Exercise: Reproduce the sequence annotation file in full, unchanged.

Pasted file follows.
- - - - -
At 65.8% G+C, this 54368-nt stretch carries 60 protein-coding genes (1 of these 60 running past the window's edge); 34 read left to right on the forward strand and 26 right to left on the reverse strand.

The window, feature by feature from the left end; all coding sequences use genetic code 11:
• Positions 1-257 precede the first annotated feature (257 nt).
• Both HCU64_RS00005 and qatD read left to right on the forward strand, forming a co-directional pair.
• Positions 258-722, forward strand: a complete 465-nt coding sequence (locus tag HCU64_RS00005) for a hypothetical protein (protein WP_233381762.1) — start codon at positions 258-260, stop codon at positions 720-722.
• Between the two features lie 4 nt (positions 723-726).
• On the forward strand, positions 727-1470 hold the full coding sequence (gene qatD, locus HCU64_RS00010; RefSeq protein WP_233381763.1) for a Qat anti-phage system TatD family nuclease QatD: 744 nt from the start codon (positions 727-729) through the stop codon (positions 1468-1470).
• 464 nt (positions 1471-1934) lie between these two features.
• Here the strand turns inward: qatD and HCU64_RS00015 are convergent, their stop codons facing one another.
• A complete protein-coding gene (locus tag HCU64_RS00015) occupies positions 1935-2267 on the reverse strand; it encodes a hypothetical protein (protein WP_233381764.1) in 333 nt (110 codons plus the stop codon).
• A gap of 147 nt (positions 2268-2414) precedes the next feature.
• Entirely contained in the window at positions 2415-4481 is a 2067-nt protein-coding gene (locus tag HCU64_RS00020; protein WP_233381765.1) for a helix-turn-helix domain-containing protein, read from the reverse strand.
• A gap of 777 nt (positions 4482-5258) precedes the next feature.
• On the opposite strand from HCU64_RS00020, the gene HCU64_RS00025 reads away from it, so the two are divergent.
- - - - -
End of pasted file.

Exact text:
At 65.8% G+C, this 54368-nt stretch carries 60 protein-coding genes (1 of these 60 running past the window's edge); 34 read left to right on the forward strand and 26 right to left on the reverse strand.

The window, feature by feature from the left end; all coding sequences use genetic code 11:
• Positions 1-257 precede the first annotated feature (257 nt).
• Both HCU64_RS00005 and qatD read left to right on the forward strand, forming a co-directional pair.
• Positions 258-722, forward strand: a complete 465-nt coding sequence (locus tag HCU64_RS00005) for a hypothetical protein (protein WP_233381762.1) — start codon at positions 258-260, stop codon at positions 720-722.
• Between the two features lie 4 nt (positions 723-726).
• On the forward strand, positions 727-1470 hold the full coding sequence (gene qatD, locus HCU64_RS00010; RefSeq protein WP_233381763.1) for a Qat anti-phage system TatD family nuclease QatD: 744 nt from the start codon (positions 727-729) through the stop codon (positions 1468-1470).
• 464 nt (positions 1471-1934) lie between these two features.
• Here the strand turns inward: qatD and HCU64_RS00015 are convergent, their stop codons facing one another.
• A complete protein-coding gene (locus tag HCU64_RS00015) occupies positions 1935-2267 on the reverse strand; it encodes a hypothetical protein (protein WP_233381764.1) in 333 nt (110 codons plus the stop codon).
• A gap of 147 nt (positions 2268-2414) precedes the next feature.
• Entirely contained in the window at positions 2415-4481 is a 2067-nt protein-coding gene (locus tag HCU64_RS00020; protein WP_233381765.1) for a helix-turn-helix domain-containing protein, read from the reverse strand.
• A gap of 777 nt (positions 4482-5258) precedes the next feature.
• On the opposite strand from HCU64_RS00020, the gene HCU64_RS00025 reads away from it, so the two are divergent.